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Forum > Beginner's Forum > Questions about Gimp Thread, Gimp Braid, etc. ( Moderated by EleanorSews)

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Questions about Gimp Thread, Gimp Braid, etc.
Hauteaway
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Hauteaway  Friend of PR
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Date: 4/2/13 5:09 PM

One of the feet for my Bernina has a groove to feed gimp thread in so that the stitching covers it. It's probably just a couching foot, but I remember gimp thread being specifically mentioned in the FeeTures book.

Gimp cord looks like heavyweight thread, but what I want to know is: Are there different weights? If so, are they classified in some standardized way? Is this something I find in the threads section of my local big-chain store, or something I order online?

Gimp braid looks nothing like gimp cord, although I've heard people use "gimp" alone as shorthand for both. Is this a braid made of gimp cord, or does the name refer to a specific braid pattern? I have braiding books for leather and for hair that (sometimes) translate to making braided trims, so I've played around a bit with braid patterns.

Also, answers would be nice for anything I don't know to ask (!) about this stuff.

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YAN: Yet Another Nancy

solosmocker
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Date: 4/2/13 10:04 PM

We used to call the plastic lacing that we made key chains with when I was a kid "gimp" and still do. I think the word covers different types of cord or lacing. I've always called the gimp referred to in sewing as just cording, of which there are many weights. I do know Martha Pullen company sells gimp for heirloom sewing. I just buy tiny crochet cotton myself for the same purpose.

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Hauteaway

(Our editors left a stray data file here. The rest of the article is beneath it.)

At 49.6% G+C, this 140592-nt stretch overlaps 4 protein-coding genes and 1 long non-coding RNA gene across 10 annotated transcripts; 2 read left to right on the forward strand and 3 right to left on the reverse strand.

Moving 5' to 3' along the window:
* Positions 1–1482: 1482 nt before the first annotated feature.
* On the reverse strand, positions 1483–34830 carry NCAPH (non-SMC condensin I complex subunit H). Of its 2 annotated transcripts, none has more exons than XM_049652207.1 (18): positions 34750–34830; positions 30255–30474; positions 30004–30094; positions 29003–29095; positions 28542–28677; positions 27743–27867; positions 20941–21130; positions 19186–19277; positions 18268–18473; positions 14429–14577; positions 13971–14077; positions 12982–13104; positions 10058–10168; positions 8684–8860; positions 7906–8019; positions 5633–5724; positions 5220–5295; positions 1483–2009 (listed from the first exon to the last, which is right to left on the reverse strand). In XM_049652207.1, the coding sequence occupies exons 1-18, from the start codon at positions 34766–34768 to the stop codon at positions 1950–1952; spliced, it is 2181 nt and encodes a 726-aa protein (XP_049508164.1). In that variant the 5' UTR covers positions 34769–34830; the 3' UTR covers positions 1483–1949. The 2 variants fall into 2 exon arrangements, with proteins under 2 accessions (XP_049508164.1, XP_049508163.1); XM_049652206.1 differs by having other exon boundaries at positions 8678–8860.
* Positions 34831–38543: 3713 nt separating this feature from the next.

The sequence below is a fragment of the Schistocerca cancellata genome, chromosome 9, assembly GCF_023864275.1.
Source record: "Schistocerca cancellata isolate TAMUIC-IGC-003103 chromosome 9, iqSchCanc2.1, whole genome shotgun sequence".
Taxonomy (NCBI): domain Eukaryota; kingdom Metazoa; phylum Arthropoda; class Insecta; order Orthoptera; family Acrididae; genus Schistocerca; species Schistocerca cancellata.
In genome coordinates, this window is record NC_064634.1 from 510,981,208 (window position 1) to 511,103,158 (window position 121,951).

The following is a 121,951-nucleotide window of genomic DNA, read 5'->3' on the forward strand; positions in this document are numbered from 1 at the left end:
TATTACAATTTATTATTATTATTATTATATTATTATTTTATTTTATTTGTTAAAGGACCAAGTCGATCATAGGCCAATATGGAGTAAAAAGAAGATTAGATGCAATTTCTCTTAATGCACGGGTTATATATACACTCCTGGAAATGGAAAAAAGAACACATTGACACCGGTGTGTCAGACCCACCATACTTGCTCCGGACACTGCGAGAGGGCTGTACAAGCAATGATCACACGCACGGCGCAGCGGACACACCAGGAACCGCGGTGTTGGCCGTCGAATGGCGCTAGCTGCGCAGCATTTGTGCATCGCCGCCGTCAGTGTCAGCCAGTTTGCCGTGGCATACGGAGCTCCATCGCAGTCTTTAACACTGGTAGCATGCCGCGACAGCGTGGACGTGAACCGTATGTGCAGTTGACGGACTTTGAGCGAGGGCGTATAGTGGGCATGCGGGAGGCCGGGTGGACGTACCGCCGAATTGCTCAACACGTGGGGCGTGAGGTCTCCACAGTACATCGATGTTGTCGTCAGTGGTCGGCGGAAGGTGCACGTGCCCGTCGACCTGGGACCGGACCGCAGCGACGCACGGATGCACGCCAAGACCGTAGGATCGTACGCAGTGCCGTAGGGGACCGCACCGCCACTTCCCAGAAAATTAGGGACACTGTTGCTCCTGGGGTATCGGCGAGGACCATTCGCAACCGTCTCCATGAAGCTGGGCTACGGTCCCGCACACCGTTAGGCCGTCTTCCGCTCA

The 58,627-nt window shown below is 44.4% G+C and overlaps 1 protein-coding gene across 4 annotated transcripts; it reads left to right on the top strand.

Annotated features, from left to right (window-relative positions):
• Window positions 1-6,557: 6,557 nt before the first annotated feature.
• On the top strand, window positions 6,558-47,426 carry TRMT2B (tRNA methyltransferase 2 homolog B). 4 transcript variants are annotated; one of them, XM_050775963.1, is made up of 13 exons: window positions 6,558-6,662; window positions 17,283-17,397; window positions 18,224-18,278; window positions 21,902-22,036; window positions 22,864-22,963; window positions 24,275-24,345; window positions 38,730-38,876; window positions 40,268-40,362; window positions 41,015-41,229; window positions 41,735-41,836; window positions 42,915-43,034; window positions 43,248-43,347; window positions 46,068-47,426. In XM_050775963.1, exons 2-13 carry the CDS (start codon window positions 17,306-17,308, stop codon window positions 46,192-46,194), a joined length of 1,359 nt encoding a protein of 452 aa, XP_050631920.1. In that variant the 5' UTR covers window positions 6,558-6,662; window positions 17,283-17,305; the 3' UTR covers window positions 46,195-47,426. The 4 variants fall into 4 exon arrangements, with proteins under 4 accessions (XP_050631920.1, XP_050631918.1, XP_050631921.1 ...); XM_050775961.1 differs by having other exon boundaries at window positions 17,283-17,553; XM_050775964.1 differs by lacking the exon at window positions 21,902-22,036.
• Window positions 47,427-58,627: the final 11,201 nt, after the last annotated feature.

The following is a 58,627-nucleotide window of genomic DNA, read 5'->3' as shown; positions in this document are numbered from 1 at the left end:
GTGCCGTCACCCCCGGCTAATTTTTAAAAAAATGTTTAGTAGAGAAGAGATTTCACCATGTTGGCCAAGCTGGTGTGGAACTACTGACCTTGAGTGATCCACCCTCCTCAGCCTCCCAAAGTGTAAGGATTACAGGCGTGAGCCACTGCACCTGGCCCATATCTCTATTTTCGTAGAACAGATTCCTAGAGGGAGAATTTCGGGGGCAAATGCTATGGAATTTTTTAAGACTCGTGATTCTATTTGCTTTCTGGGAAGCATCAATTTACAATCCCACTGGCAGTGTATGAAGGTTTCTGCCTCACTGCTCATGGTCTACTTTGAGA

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Date: 4/4/13 1:46 AM

I have some of the plastic stuff and a book on how to make lanyards. I got it all a few years back when a friend's kid's treasured lanyard got melted - by dad - and he called me for help. I taught myself how to do it then faked it with the kid as we made a replacement.

I also have a LOT of crochet thread that was my mother's, or perhaps my grandmother's. I knit but have never gotten the hang of crochet so it wasn't mine originally. That is an excellent suggestion, thanks!
-- Edited on 4/4/13 1:47 AM --

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YAN: Yet Another Nancy

beauturbo
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In reply to Hauteaway <<


Date: 4/4/13 3:10 PM

I think it's just a naming thing too. Old v.s. new sewing terms, going back centuries. Gimp is just an old fashioned name going way back to prior centuries even, for some an just any kind of thread or cord, most times that you over sew, with just some other kind of thread.

I think no one sells anything called gimp at all anymore, unless they want to do that, on purpose, just to make it sound old fashioned and from another century.

So, any thread or cord, you don't sew though, and does not go though your sewing machine needle, just even by your use of it, but apply to some fabric with some other thread sewing over it and holding it down, is now then just your gimp.

So if you want some "gimp" for anything, it's really just anything you wish, and that you have laying around. To under pad some satin stitching over it, it could be even just some regular sewing thread, twisted together, or it could be some more heavy weight thread, or some chochet thread made for chochet, or some pearl cotton, or even some nylon cord or line, made more for window shades, or your blind pulls. Can be as wide or skinny as you want, and be made of any fiber you want.